My art as tattoos

I feel very flattered when people send me pictures of their tattoos, designed to look like my artworks. It creates a very intimate bond between them and my art and I feel very lucky to be part of that intimacy. Here are some examples of my art turned into tattoos:

The original artworks made by me:

My academic demons

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My work “In the bush” (2007, mixed media on antique postcard) is featured in this intriguing academic research, published and written by PhD candidate Line Henriksen, at the Department of Gender Studies, Linköping University, where she’s been working on a research project on digital monsters called “IN THE COMPANY OF GHOSTS – HAUNTOLOGY, ETHICS, DIGITAL MONSTERS”!

Girl

The artist

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The pollen season is here and I am so damn allergic. I feel fatigue all the time. It makes me less focused and self-disciplined. But it gives me time to plan my career a little. What do I want to achieve with it? What am I all about, as an artist? What is the core to my art and how can I use it to change the world a little bit?

I used to define myself as an artist by thinking that ‘I will show all those girls who bullied me in school that they were wrong, I’m not a loser nor a freak – I am amazing and I can be whatever I want to be!’. But that’s not who I am – I am not driven by revenge or any negative energies. I am beyond that now. I don’t need to prove myself to anyone. I want to get the negativity OUT of me – through my art; all the traumas, the pain, the rage and the humiliation. I don’t want it inside of me. It doesn’t fit. To be forced into being a victim never suited me. I hated it. I never asked for other people’s negative energy. So it doesn’t belong to me, that’s why I need to get it all out. Some people might look at my art and think that ‘the artist who made this must be a very angry or depressed person’. Yeah, I used to be, when I was still living inside the traumas. But as a person I am very vital and happy in my nature.

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“Funny Games”, 1997

Many people think I love horror movies, dark music and horror literature. But I think it’s dull. One dimensional. I need more than that. Although I do enjoy Bram Stoker’s Dracula, Interview with the Vampire, The Ring (American version) and old horror classics like The Changeling, The Haunting and The Innocents. But that’s about it. To me – Haneke is true horror. Especially the realistic elements of Benny’s Video and Funny Games (Austrian version). Reality is far more scary than any horror movie could ever be. Perhaps that’s why I am so drawn to the whole true crime documentary genre.

My art is often called “horror art” and I am described as a “horror artist”, which is fine by me but it’s not really true.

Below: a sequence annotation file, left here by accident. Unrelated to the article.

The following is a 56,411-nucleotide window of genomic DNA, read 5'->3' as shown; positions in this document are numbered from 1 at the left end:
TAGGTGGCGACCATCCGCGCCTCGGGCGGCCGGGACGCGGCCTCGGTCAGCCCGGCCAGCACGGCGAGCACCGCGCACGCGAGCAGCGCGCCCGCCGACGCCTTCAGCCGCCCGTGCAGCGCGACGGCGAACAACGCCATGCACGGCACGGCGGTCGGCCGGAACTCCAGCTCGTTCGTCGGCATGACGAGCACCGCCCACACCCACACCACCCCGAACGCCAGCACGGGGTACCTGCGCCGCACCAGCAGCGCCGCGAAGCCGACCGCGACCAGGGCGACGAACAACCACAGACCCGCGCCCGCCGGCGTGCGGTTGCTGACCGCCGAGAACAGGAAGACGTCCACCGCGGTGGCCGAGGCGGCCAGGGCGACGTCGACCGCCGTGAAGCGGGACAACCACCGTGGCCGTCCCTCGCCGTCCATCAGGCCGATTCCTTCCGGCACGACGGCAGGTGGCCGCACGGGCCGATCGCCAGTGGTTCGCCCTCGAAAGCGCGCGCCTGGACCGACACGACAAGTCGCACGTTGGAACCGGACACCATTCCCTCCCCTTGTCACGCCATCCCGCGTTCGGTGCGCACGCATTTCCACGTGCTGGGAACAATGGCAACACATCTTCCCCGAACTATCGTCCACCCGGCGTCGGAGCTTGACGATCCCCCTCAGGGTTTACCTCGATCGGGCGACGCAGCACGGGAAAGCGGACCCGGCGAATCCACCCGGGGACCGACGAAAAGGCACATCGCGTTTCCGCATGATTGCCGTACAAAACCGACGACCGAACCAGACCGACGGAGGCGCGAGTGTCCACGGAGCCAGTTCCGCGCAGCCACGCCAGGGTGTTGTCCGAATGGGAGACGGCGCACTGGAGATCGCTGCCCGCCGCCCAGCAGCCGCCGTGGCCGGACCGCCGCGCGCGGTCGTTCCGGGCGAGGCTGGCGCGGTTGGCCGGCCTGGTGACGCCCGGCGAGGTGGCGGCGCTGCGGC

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“Bacon Colored Demon” by Mia Makila, 2008 – acrylic on canvas

 

My art is full of horror elements. Sharp teeth, hungry jaws, bloody lips, crazy eyes, rawness and aggression. But they are also playful. Colorful. Full of absurdities and humor. Full of life. And sexual curiosity.

I am trying to use both the horror of my traumas and the playful core of who I am to create something that is both comfortable and uncomfortable to look at. If my art was just about the horror, people would feel too uncomfortable to take in all the heavy themes I’m dealing with in my art. And if I would just be funny and cute about it, it would create a distance and take away from the seriousness of what I am trying to say. It wouldn’t be as sincere and raw – which is my thing. With the perfect balance of horror and humor – the dark and the light, I can make people stay in front of my artworks and let them FEEL things instead of trivializing important and forgotten things about the human mind, soul, heart – or make them so uncomfortable that they would leave.

And sometimes, I get messages like this in my inbox: “Like you, I suffered from a long abusive marriage. Never thought a second it was possible for me to go through all the bad things. But your experience gives hope to all of us. Thank you Mia, you are an amazing Human Being and a gifted Artist.”

When you create a space for people where they can feel safe and be free to think and feel whatever they want – they will open their hearts and minds – and perhaps look at themselves through my artworks and discover new things or rediscover things they forgot about themselves. Or to know that their painful experiences as a human being doesn’t make them a freak but that it makes them beautiful. To know that their pain, loneliness, sadness, sexual nature and perversions, their shame, their rage and their traumas doesn’t make them less of a person. That they’re not alone.

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That’s what I want to accomplish with my art. That’s who I am as an artist. To make the world a more open and honest place. To create a space where people are allowed to FEEL instead of just judging, numbing, closing off, shutting down and ignoring who they really are. What a challenge.

What a fun challenge.

Day 1

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Work in progress

It’s the first day of my new journey where my creativity is the main focus. I’ve been painting again for the first time in a very long time. All the hard work I’ve put into my self-empowerment has paid off. The anxiety is gone. It was there whenever I stood in front of the easel for over 6 years. Today it felt smooth and easy to paint. I wasn’t scared, I didn’t feel any pressure and my mojo created that sweet flow I’ve been longing for. I started with the face, like I always do. For the first time I gave my Lolita demon green eyes, the same shade as mine. Perhaps my art will be more personal from now on. I feel so much closer to myself now. More connected. I’m sure it will be visible in my future creative projects as well.